Tuesday, January 30, 2007


Sorry About the Migration

I was trying to hold out migrating to the New Blogger for as long as possible, but this time 'round, I couldn't figure out how to do anything other than migrate when I logged in.

Computers are out to get me today, I guess: matlab is taking its precious time to do simple things like read in files and reformat data. And does anybody know what the deal is with kdevelop having to do mysterious updates that crash my machine?

Or maybe I'm just in a tinfoil hatty mood (or maybe "they" are out to get me): I heard on the radio about one Capt. Brian Freeman who spoke candidly about the situation in Iraq with Sens. Dodd and Kerry. He later was killed in an ambush on his base in which the insurgents were wearing US uniforms and using US equipment. First they "pose" as Iraqi police, now this? It does make you go hmmm ...

I know this is serious tin-foil hat territory here, but if it turns out that amongst the Plan B leftovers who run this admin (and who hide behind the religion card whenever they get called on things) is some sort of element who has neither the interests of the US nor even (as is claimed by paranoid anti-Zionists) Israel in mind, but who knows who's interest -- perhaps all the talk of invading Iran is a cover for the opposite? -- you heard it from me first!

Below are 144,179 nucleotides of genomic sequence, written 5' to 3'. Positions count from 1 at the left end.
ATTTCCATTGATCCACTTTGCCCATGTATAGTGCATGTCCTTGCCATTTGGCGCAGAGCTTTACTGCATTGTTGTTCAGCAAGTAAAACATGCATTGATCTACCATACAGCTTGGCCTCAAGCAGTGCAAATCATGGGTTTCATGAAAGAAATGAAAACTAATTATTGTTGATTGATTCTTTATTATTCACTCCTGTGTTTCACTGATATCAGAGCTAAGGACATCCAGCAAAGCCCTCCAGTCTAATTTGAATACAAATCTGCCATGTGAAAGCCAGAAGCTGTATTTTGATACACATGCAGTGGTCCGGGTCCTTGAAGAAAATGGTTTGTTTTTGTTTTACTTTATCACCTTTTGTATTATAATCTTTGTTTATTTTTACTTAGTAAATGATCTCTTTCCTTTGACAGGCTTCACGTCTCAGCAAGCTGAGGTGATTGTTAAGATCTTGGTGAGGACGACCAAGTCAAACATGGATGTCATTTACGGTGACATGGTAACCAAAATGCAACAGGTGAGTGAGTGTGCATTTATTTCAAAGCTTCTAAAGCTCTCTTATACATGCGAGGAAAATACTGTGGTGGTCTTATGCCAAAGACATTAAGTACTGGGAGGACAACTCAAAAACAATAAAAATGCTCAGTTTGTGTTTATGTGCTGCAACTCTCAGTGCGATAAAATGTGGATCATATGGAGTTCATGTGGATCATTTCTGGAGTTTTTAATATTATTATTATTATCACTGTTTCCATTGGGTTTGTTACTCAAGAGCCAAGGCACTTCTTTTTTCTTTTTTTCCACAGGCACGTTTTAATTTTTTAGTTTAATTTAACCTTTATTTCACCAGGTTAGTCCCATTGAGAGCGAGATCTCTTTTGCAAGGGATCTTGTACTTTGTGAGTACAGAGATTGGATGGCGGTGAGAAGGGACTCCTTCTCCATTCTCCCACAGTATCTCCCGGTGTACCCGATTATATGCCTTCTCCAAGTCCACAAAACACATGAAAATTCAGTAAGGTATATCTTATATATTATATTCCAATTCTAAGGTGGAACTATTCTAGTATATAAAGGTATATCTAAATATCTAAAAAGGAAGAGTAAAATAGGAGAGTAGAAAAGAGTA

But what frightens me the most is that the actions of this cabal will be blamed on all of us tribesmen. Given the inevitability of some form of backlash, do we Jews have an obligation to not act in exact accordance with anti-Semitic stereotypes or would claiming such an obligation be "blaming the victim"?

So many questions ... I'm drifting off my own topic and have a bit of a stomach bug besides ... so I'm ferklempt; discuss amongst yourselves.

Thursday, January 25, 2007


How Can I Get a Meeting in Hollywood to Pitch My Ideas?

I have tons of 'em. Why just last night, I had an odd dream involving the head of the Norwegian-American mafia and two serial killers, one some 50 years ago and one in the present -- that's just dying to be made into a movie or at least a L & O episode. But I'm no screenwriter or even fiction-author. So what's a guy like me to do? A movie about Lutefisk eating gangsters is bound to be better than most of what's available from Hollywood today, dontcha think?


I'm not a Pinko Commie, I Just Look Good in a Salmon Shirt

as does David Brooks (or so he thinks) ... it's a "David thing":

While I do not expect Marketplace to have other than a pro-business tilt, I do tune into that show, as it does tend to offer a fair and balanced picture of financially related news. However, last night's segment on Bush's health care proposal was about as unbalanced as you can get. Normally, in such situations, you can at least count on Robert Reich to provide some much needed perspective and balance, however, in seeking to damn the President's health care proposal with faint praise, even he displayed profound misunderstandings of health care economics. Reich claimed that it is important to decouple health insurance from employment. However, even ignoring that this coupling, described by some as a Gordian knot, got tied the way it is for good and liberal reasons we liberals ignore at our own peril, Reich is deluding himself if he thinks that encouraging employers to drop health care plans is a step in the right direction.